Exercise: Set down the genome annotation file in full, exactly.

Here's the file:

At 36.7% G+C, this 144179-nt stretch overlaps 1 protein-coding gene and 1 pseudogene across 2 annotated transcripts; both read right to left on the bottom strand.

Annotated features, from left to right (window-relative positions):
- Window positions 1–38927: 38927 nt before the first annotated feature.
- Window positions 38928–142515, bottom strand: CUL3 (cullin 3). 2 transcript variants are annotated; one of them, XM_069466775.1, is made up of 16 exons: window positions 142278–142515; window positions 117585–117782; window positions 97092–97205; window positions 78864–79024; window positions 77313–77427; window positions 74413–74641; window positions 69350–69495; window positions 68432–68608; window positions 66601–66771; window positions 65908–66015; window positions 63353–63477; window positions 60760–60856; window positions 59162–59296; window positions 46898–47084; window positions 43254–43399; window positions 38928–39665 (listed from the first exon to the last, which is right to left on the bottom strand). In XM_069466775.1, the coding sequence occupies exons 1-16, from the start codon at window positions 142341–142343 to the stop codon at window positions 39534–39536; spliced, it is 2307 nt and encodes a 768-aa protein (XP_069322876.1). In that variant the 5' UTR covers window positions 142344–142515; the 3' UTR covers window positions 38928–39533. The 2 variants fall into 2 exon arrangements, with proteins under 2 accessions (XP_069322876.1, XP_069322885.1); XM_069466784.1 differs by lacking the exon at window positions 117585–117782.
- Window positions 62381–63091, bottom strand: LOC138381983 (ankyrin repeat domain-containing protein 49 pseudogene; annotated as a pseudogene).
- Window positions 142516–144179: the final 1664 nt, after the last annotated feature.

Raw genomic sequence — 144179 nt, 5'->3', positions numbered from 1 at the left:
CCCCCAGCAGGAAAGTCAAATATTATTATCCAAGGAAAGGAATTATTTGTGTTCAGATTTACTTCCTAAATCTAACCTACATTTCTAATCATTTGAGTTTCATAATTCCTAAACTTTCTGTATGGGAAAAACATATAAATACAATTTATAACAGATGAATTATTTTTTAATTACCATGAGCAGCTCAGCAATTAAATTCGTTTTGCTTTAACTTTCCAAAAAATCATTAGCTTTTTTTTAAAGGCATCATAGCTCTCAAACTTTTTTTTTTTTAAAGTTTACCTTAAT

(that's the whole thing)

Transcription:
At 36.7% G+C, this 144179-nt stretch overlaps 1 protein-coding gene and 1 pseudogene across 2 annotated transcripts; both read right to left on the bottom strand.

Annotated features, from left to right (window-relative positions):
- Window positions 1–38927: 38927 nt before the first annotated feature.
- Window positions 38928–142515, bottom strand: CUL3 (cullin 3). 2 transcript variants are annotated; one of them, XM_069466775.1, is made up of 16 exons: window positions 142278–142515; window positions 117585–117782; window positions 97092–97205; window positions 78864–79024; window positions 77313–77427; window positions 74413–74641; window positions 69350–69495; window positions 68432–68608; window positions 66601–66771; window positions 65908–66015; window positions 63353–63477; window positions 60760–60856; window positions 59162–59296; window positions 46898–47084; window positions 43254–43399; window positions 38928–39665 (listed from the first exon to the last, which is right to left on the bottom strand). In XM_069466775.1, the coding sequence occupies exons 1-16, from the start codon at window positions 142341–142343 to the stop codon at window positions 39534–39536; spliced, it is 2307 nt and encodes a 768-aa protein (XP_069322876.1). In that variant the 5' UTR covers window positions 142344–142515; the 3' UTR covers window positions 38928–39533. The 2 variants fall into 2 exon arrangements, with proteins under 2 accessions (XP_069322876.1, XP_069322885.1); XM_069466784.1 differs by lacking the exon at window positions 117585–117782.
- Window positions 62381–63091, bottom strand: LOC138381983 (ankyrin repeat domain-containing protein 49 pseudogene; annotated as a pseudogene).
- Window positions 142516–144179: the final 1664 nt, after the last annotated feature.

Raw genomic sequence — 144179 nt, 5'->3', positions numbered from 1 at the left:
CCCCCAGCAGGAAAGTCAAATATTATTATCCAAGGAAAGGAATTATTTGTGTTCAGATTTACTTCCTAAATCTAACCTACATTTCTAATCATTTGAGTTTCATAATTCCTAAACTTTCTGTATGGGAAAAACATATAAATACAATTTATAACAGATGAATTATTTTTTAATTACCATGAGCAGCTCAGCAATTAAATTCGTTTTGCTTTAACTTTCCAAAAAATCATTAGCTTTTTTTTAAAGGCATCATAGCTCTCAAACTTTTTTTTTTTTAAAGTTTACCTTAAT